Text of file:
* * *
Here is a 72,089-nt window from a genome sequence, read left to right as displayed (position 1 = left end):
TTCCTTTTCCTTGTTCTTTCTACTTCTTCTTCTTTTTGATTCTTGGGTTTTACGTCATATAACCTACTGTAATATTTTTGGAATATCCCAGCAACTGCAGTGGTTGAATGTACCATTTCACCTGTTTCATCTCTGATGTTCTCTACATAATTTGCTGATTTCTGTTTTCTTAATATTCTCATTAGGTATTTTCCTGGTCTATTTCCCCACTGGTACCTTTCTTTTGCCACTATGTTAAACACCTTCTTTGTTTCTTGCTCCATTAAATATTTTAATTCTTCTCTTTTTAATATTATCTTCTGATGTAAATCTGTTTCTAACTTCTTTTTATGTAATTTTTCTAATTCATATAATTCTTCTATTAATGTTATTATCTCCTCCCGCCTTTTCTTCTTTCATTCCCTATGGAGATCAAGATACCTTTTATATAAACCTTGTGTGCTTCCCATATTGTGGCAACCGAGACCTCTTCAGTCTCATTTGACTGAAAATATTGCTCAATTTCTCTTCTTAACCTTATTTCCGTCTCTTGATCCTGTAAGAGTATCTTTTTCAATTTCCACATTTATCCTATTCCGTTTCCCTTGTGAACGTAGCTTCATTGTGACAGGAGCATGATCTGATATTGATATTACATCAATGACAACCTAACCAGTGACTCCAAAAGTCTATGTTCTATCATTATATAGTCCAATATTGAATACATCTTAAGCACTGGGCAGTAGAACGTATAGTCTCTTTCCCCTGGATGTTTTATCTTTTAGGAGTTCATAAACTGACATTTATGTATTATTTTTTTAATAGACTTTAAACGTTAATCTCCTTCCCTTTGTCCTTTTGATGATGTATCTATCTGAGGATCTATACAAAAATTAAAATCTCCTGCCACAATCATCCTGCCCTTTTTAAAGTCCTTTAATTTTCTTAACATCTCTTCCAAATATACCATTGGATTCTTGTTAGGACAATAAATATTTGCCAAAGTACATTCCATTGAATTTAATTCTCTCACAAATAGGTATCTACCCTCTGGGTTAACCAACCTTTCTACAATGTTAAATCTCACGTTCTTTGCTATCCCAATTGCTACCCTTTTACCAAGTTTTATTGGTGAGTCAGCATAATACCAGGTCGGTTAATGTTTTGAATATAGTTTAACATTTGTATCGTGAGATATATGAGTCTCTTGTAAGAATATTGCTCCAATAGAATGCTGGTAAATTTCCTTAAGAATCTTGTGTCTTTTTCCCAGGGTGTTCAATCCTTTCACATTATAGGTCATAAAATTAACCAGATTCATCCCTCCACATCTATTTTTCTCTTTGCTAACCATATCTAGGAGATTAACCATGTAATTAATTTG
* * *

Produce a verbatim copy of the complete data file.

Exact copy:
Here is a 72,089-nt window from a genome sequence, read left to right as displayed (position 1 = left end):
TTCCTTTTCCTTGTTCTTTCTACTTCTTCTTCTTTTTGATTCTTGGGTTTTACGTCATATAACCTACTGTAATATTTTTGGAATATCCCAGCAACTGCAGTGGTTGAATGTACCATTTCACCTGTTTCATCTCTGATGTTCTCTACATAATTTGCTGATTTCTGTTTTCTTAATATTCTCATTAGGTATTTTCCTGGTCTATTTCCCCACTGGTACCTTTCTTTTGCCACTATGTTAAACACCTTCTTTGTTTCTTGCTCCATTAAATATTTTAATTCTTCTCTTTTTAATATTATCTTCTGATGTAAATCTGTTTCTAACTTCTTTTTATGTAATTTTTCTAATTCATATAATTCTTCTATTAATGTTATTATCTCCTCCCGCCTTTTCTTCTTTCATTCCCTATGGAGATCAAGATACCTTTTATATAAACCTTGTGTGCTTCCCATATTGTGGCAACCGAGACCTCTTCAGTCTCATTTGACTGAAAATATTGCTCAATTTCTCTTCTTAACCTTATTTCCGTCTCTTGATCCTGTAAGAGTATCTTTTTCAATTTCCACATTTATCCTATTCCGTTTCCCTTGTGAACGTAGCTTCATTGTGACAGGAGCATGATCTGATATTGATATTACATCAATGACAACCTAACCAGTGACTCCAAAAGTCTATGTTCTATCATTATATAGTCCAATATTGAATACATCTTAAGCACTGGGCAGTAGAACGTATAGTCTCTTTCCCCTGGATGTTTTATCTTTTAGGAGTTCATAAACTGACATTTATGTATTATTTTTTTAATAGACTTTAAACGTTAATCTCCTTCCCTTTGTCCTTTTGATGATGTATCTATCTGAGGATCTATACAAAAATTAAAATCTCCTGCCACAATCATCCTGCCCTTTTTAAAGTCCTTTAATTTTCTTAACATCTCTTCCAAATATACCATTGGATTCTTGTTAGGACAATAAATATTTGCCAAAGTACATTCCATTGAATTTAATTCTCTCACAAATAGGTATCTACCCTCTGGGTTAACCAACCTTTCTACAATGTTAAATCTCACGTTCTTTGCTATCCCAATTGCTACCCTTTTACCAAGTTTTATTGGTGAGTCAGCATAATACCAGGTCGGTTAATGTTTTGAATATAGTTTAACATTTGTATCGTGAGATATATGAGTCTCTTGTAAGAATATTGCTCCAATAGAATGCTGGTAAATTTCCTTAAGAATCTTGTGTCTTTTTCCCAGGGTGTTCAATCCTTTCACATTATAGGTCATAAAATTAACCAGATTCATCCCTCCACATCTATTTTTCTCTTTGCTAACCATATCTAGGAGATTAACCATGTAATTAATTTG